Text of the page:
The Big Walnut Board of Education received a treat before getting to business during its meeting on Thursday.
Eighteen students who make up the new Big Walnut Intermediate School Orchestra played a brief concert for board members and a full house at the administrative office. Selections included Beethoven’s “Ode to Joy” and the lullaby “Frere Jacques.”
Proud parents filmed the concert and snapped photos of the young string musicians as they performed.
“Music offerings at BWI continue to grow,” said Principal Ryan McLane. “For some students, it makes them excited to come to school.”
The board was told the orchestra began this school year, and the musicians practice two or three times a week, plucking and bowing.
“The orchestra moved me to tears,” said board member Allison Fagan. “My heart is in the arts. This has been a long time coming.”
Delaware Area Career Center board member Jim Hildreth, who was on hand to give an update on DACC, said hearing the orchestra made him glad he had served for 24 years on the Big Walnut BOE.
As is the case with Big Walnut, there were other accolades given out at the meeting. Tim Kraft, of the state auditor’s office, presented Treasurer Jeremy Buskirk the Auditor of State Award with Distinction. Buskirk called up his staff to share in the honor.
“Of the 6,000 government entities in the state, only 5 percent received this award,” Kraft said. “At the risk of sounding corny, you aced your audit.”
Also receiving recognition were Macy Maxeiner, General Rosecrans Student of the Month; Nathan Severs, Big Walnut Intermediate Student of the Month; Langley Bishop, General Rosecrans Art Student of the Month; and Carter Dancer, Big Walnut Intermediate Art Student of the Month.
The school shooting earlier this week in Parkland, Florida, that took the lives of 17 students and teachers, weighed heavily on the minds of board members and administrators.
Superintendent Angie Pollock said the district takes school safety very seriously, and that security upgrades were being made to all the district’s buildings.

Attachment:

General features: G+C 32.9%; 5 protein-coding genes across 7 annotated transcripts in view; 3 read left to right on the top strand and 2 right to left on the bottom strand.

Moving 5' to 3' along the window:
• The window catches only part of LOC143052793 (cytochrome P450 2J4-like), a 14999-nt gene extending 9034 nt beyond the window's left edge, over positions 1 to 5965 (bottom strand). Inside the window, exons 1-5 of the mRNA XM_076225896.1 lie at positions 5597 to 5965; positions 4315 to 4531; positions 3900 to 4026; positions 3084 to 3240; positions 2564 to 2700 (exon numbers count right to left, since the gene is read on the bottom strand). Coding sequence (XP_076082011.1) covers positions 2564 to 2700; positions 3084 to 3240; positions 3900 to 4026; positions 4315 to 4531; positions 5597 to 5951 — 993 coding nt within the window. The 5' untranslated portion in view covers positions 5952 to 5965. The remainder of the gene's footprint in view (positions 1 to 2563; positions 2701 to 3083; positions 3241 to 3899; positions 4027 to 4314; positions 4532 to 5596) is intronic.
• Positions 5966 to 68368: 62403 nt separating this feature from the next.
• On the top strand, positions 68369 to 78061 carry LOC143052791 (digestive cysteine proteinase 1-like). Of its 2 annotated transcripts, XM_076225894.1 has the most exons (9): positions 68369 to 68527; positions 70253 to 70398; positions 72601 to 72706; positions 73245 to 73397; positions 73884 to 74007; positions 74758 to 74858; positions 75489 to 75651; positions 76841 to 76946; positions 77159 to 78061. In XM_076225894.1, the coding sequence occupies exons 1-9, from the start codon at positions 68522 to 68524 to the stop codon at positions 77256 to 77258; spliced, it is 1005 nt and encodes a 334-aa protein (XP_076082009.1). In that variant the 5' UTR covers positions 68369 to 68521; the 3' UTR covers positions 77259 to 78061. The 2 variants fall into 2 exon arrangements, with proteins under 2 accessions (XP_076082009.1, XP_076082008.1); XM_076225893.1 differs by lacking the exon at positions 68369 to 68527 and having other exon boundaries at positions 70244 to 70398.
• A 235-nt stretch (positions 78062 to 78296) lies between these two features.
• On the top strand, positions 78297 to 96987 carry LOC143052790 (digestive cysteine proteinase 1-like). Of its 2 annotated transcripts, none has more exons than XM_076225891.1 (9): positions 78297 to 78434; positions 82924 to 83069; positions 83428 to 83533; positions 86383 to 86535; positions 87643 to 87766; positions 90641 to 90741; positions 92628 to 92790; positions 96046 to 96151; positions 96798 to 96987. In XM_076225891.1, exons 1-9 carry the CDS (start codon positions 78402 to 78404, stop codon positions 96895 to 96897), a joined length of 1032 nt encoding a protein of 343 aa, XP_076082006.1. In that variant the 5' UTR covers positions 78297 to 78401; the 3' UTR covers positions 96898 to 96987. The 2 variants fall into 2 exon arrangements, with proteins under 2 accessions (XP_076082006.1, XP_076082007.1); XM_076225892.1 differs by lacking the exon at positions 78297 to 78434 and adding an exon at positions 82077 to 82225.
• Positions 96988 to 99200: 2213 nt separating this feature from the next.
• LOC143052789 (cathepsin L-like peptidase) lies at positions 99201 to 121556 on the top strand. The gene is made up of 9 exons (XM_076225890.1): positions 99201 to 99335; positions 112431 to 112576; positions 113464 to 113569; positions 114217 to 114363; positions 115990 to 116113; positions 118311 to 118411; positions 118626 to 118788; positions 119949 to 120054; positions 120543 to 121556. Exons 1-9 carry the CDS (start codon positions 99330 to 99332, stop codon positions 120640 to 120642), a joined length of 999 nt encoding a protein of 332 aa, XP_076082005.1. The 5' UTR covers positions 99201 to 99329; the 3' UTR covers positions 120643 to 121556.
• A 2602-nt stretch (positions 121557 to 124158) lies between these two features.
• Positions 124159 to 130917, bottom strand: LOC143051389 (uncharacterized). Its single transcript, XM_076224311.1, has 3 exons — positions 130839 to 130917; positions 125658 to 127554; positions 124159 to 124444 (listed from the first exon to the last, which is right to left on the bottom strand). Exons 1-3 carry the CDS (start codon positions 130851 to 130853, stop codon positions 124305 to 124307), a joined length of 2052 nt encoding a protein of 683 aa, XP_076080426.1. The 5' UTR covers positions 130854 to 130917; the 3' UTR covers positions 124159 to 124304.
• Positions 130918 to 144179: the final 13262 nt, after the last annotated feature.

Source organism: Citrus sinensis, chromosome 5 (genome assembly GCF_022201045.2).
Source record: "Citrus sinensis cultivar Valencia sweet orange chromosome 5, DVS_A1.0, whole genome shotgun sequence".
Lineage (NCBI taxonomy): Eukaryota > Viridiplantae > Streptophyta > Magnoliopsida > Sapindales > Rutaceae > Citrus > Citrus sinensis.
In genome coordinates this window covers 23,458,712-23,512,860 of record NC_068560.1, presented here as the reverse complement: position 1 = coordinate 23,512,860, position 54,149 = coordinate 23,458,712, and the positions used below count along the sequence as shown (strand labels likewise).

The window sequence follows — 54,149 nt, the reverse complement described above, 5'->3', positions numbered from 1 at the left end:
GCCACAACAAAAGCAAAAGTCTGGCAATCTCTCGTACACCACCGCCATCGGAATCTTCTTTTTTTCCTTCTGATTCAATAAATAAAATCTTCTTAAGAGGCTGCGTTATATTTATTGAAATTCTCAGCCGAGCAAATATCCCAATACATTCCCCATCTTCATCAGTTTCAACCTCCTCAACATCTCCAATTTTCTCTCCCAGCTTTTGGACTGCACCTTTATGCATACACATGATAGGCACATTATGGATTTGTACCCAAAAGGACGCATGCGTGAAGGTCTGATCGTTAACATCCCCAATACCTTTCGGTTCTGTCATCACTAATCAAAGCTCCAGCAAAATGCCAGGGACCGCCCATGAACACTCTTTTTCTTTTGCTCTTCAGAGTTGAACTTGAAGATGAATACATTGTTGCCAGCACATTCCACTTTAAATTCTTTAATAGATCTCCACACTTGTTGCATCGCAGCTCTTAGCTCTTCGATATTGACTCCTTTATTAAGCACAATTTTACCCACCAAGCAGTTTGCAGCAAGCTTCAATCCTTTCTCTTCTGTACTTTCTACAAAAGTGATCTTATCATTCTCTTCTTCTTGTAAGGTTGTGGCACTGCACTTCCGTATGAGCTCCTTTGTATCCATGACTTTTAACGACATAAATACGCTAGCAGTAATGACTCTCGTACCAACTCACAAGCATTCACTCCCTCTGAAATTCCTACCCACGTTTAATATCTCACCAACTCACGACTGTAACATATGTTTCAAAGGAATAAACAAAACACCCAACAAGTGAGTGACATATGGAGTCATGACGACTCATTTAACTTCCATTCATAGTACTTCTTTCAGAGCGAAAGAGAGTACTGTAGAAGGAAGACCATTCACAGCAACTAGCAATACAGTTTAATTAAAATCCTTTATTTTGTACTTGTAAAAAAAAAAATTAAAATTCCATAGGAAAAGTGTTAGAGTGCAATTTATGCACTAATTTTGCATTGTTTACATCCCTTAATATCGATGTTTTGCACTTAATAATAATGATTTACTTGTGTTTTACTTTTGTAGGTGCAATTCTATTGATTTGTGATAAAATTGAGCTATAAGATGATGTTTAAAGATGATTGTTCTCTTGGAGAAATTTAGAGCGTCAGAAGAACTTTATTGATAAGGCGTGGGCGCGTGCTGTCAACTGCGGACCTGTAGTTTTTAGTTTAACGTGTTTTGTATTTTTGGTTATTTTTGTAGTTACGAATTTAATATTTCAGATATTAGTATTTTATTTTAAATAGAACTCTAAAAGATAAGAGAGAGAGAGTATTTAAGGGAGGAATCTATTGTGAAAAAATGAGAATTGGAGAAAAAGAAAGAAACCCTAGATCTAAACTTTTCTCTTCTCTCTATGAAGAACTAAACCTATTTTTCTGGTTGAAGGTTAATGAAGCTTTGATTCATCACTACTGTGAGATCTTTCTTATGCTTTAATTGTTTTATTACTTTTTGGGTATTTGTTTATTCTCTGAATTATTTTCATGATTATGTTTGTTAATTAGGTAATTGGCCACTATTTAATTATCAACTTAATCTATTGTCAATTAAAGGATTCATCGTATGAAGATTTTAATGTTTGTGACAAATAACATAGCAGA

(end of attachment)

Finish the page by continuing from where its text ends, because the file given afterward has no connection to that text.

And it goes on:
Board member Brad Schneider said it seemed like school shootings involve a shooter that is either a current or former pupil of that school who had problems that weren’t being addressed. He also wanted to hear from a school resource officer about what is being done to protect students.
“We have to rely on ourselves, not the state or federal government,” Schneider said. “We need to engage with one another to avoid tragedies.”
Fagan said the Florida school shooter was said to have mental illness, but the Centers for Disease Control and Prevention is not allowed to research gun violence. As a result, she said, “We can’t do anything about it but bicker.”
According to The Washington Post, “Gun-control research in the United States essentially came to a standstill in 1996. In 1996, the Republican-majority Congress threatened to strip funding from the (CDC) unless it stopped funding research into firearm injuries and deaths. The National Rifle Association accused the CDC of promoting gun control. As a result, the CDC stopped funding gun-control research — which had a chilling effect far beyond the agency, drying up money for almost all public health studies of the issue nationwide.”
Fagan urged those remaining at the meeting to call local State Rep. Rick Carfagna about the issue at 614-466-1431.
Gary Budzak may be reached at 740-413-0906 or on Twitter @GaryBudzak.
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